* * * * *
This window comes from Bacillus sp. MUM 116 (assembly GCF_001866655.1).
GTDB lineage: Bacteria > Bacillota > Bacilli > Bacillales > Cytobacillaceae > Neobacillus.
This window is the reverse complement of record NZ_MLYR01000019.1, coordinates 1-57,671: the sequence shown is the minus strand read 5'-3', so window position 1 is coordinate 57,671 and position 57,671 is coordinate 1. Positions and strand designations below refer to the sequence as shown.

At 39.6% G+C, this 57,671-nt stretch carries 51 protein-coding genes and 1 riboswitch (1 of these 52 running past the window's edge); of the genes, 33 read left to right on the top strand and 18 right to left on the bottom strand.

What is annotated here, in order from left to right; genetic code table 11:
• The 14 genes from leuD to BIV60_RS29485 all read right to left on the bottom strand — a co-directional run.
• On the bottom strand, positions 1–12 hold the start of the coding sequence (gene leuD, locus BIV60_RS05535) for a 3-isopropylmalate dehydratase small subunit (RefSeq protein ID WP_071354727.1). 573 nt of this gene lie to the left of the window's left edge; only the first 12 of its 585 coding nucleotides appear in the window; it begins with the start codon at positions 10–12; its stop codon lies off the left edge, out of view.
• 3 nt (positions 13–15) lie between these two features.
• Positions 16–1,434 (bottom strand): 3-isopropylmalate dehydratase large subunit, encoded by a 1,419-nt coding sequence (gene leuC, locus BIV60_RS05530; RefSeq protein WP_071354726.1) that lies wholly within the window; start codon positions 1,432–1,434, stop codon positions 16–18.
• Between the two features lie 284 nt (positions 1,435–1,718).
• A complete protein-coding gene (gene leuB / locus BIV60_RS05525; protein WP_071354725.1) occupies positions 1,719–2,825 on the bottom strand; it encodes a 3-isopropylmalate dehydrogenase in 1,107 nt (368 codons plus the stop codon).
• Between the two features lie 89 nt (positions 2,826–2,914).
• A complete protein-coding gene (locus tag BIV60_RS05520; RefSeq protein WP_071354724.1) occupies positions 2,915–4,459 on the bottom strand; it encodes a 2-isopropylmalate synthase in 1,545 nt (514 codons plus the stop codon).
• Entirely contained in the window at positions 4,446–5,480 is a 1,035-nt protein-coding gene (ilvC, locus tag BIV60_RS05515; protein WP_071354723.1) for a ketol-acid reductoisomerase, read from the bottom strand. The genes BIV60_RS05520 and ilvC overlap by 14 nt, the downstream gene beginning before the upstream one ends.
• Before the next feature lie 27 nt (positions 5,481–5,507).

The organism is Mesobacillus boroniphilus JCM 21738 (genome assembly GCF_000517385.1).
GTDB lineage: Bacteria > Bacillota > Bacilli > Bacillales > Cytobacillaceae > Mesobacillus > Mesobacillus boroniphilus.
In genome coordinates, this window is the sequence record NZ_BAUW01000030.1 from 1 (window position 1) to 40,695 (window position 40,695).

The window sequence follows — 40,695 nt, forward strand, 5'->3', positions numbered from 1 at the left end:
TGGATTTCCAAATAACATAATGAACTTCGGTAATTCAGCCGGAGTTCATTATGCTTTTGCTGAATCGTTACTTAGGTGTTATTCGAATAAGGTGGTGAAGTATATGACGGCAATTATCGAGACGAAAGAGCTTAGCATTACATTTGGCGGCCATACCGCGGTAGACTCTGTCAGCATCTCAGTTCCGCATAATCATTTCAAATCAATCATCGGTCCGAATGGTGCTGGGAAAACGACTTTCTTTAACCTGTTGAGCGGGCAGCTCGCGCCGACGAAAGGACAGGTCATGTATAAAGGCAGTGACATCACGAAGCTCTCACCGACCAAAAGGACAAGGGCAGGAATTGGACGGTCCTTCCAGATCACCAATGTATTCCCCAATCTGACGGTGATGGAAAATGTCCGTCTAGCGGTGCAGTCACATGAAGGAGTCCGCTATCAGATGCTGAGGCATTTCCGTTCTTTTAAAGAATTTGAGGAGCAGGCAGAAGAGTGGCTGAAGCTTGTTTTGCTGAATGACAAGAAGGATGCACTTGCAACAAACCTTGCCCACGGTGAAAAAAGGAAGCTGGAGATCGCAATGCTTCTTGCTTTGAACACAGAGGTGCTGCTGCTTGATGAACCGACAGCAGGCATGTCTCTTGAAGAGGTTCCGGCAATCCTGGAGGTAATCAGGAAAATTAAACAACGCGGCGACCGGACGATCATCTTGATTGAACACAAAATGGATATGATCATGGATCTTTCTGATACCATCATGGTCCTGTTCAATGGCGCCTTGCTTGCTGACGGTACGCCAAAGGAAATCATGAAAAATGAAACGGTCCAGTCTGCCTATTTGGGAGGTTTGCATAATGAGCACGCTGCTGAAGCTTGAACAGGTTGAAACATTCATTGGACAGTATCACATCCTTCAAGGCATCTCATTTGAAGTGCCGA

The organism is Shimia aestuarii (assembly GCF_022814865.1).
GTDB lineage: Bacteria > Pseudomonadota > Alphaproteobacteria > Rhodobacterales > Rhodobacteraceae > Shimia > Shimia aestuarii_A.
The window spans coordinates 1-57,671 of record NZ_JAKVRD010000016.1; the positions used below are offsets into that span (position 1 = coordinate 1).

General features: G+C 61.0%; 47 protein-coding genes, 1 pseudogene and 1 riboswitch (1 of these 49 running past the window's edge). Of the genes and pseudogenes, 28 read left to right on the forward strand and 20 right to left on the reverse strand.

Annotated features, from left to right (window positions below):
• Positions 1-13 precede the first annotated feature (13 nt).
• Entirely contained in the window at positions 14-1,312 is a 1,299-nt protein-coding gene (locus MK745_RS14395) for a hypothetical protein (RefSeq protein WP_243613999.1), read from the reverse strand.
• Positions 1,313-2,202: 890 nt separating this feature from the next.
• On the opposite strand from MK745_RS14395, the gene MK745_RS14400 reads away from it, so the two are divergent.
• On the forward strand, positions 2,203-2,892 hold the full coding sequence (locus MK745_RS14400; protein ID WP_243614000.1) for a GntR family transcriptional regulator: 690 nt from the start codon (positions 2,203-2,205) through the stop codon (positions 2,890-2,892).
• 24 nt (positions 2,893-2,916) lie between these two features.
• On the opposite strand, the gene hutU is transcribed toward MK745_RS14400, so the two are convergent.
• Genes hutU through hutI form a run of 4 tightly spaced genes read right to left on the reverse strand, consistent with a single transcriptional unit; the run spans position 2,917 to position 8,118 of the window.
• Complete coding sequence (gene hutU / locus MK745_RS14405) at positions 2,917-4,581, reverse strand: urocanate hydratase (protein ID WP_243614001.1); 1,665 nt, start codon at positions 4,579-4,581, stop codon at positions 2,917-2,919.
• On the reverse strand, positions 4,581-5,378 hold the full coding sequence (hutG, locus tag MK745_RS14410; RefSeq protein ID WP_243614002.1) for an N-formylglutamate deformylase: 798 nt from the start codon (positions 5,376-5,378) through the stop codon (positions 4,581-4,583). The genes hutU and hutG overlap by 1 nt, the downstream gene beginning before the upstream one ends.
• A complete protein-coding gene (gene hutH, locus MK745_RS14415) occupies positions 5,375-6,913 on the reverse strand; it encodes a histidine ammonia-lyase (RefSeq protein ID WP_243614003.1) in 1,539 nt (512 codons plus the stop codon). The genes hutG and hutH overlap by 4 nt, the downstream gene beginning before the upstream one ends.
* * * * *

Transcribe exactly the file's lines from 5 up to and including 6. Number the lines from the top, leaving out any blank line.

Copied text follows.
What is annotated here, in order from left to right; genetic code table 11:
• The 14 genes from leuD to BIV60_RS29485 all read right to left on the bottom strand — a co-directional run.